So here's one more picture from Comic Con--the whole cast of the new series Outlander, a fantasy drama based on a series of books by Diana Gabaldon and airing on HBO's competitor, Starz. In fact, it looks to be a competitor for Game of Thrones, featuring sex, nudity, and lots of blood. More importantly, it's hopefully only the first to follow the Game of Thrones model where whole seasons are made cohesive by adhering to a single book, replacing the chaotic and uneven pattern of traditional television series.
Even a decent series like Breaking Bad suffers from the old way of writing television. I'm on the last season of the show but the last episode I watched, "Rabid Dog", was so, shall we say, broken bad that I'm not sure I can finish. An accumulation of dumb ideas came together in a perfect storm to create a singularly stupid episode, irrevocably damaging character motivations and completely obliterating story integrity. Game of Thrones doesn't need to worry about this so much because the blueprints are already solidly drawn.
Outlander's showrunner is Ronald D. Moore, one of the best creative minds behind Star Trek: The Next Generation and more recently the creator of the 2003 Battlestar Galactica series, a good series that also demonstrates the problems with the old model where ideas introduced in some episodes--like the gods or certain characters' deaths or betrayals--resolved disappointingly when what looked initially like an interesting foundation for storytelling crumbled under the weight of the various tangents the show's different writers took it through. Hopefully the format of Outlander will leave only Moore's virtues as a writer.
It's a time travel series anchored on a protagonist named Claire (Caitriona Balfe), who provides voice over narration. There's a cosy feeling of being in the character's reasonable and respectable head--she was a nurse in World War II and the series begins just at the end of the war with her vacationing with her MI5 husband and the two of them trying to reconnect. Which is hard, since their disparate war experiences have made them to some extent different people, or so she tells us. She also tells us they always manage to find each other again at the end of the day through sex, of which they both are inordinately fond. We don't really see the disconnect demonstrated, but at least we get to see the sex which, like everything else on the show, is attractively shot, and of course the actors are gorgeous.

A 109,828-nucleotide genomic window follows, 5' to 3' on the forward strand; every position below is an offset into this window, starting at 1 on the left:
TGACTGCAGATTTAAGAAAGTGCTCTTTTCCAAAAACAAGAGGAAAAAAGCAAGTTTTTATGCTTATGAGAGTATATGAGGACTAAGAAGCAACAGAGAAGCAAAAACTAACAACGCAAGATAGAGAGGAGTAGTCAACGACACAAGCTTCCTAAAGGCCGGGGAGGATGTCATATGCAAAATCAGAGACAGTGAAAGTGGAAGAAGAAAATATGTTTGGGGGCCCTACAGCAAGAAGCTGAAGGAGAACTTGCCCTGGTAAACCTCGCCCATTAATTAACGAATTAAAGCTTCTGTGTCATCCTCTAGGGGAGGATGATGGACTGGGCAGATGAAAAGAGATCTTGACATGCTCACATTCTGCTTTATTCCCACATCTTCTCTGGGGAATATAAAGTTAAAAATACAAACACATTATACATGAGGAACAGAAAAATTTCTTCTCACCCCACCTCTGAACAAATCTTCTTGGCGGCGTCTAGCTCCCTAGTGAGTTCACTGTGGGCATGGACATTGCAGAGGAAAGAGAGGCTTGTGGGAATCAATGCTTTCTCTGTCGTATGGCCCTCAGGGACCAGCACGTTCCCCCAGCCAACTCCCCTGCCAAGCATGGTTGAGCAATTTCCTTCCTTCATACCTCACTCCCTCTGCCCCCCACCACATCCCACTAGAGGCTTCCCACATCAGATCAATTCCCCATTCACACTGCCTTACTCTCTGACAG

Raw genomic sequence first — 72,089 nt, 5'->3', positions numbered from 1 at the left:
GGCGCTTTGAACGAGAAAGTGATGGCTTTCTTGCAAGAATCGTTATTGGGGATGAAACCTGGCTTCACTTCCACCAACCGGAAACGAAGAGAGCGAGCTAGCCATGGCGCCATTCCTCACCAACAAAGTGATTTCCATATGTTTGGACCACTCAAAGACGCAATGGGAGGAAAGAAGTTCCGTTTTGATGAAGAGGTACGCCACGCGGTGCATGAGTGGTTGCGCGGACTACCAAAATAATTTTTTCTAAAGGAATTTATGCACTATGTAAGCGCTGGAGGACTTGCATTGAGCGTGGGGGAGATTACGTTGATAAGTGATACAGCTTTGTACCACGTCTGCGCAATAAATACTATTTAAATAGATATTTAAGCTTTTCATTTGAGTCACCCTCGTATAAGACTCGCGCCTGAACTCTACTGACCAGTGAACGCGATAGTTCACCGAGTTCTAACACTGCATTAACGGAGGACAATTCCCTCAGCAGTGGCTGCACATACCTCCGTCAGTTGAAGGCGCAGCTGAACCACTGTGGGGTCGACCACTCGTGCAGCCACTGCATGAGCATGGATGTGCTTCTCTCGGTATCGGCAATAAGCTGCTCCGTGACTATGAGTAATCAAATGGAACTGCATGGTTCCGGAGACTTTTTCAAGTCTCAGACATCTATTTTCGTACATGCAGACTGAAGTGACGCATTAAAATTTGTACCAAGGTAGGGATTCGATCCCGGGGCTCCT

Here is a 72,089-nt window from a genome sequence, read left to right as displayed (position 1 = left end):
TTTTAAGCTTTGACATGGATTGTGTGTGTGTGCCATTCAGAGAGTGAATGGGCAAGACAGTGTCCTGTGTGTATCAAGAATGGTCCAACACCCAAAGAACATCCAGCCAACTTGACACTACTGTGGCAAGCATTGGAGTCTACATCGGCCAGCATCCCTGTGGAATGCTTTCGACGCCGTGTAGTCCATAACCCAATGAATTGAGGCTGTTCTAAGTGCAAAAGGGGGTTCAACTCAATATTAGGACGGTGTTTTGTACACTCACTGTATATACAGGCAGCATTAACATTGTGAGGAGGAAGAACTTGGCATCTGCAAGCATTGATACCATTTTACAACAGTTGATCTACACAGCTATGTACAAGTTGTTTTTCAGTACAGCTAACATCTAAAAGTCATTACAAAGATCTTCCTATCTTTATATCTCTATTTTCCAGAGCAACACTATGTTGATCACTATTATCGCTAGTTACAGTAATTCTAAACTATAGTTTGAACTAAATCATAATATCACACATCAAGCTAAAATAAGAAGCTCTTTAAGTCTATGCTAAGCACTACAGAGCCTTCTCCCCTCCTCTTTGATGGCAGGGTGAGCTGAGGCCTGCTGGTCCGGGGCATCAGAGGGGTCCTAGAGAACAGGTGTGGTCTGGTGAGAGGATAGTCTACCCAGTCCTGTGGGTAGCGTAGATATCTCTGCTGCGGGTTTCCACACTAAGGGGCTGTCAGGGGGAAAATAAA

So, yes, the show falls into the classic problem of the voice over narration, in that it often tells more than shows, at least until Claire travels back in time, halfway through the first episode. The moment it happened was one I really liked where Claire compares the sensation to being like a car accident she was in where she fell asleep in the passenger seat and awoke to find the car falling off a bridge.
She's roughly introduced to the dirty but honourable Scottish rebels, rescued by one of them before a British officer almost rapes her. I'm wondering if this show will play a little safer than Game of Thrones, though to be honest it's nice not having the series begin with a female protagonist falling in love with a man because he raped her.
Normally I find psychologically flawless characters obnoxious and tedious but Balfe's performance is low key and although she has plenty of shojo scenes where every handsome guy she runs across immediately has cause to respect and want her, the primary impression that comes across is her adjusting to the strange, dangerous, and beautiful environment.
And beautiful is definitely the word. Like I said, the show's attractively shot and as Game of Thrones makes brilliant use of locations in Ireland, Outlander capitalises wonderfully on Scottish moorland.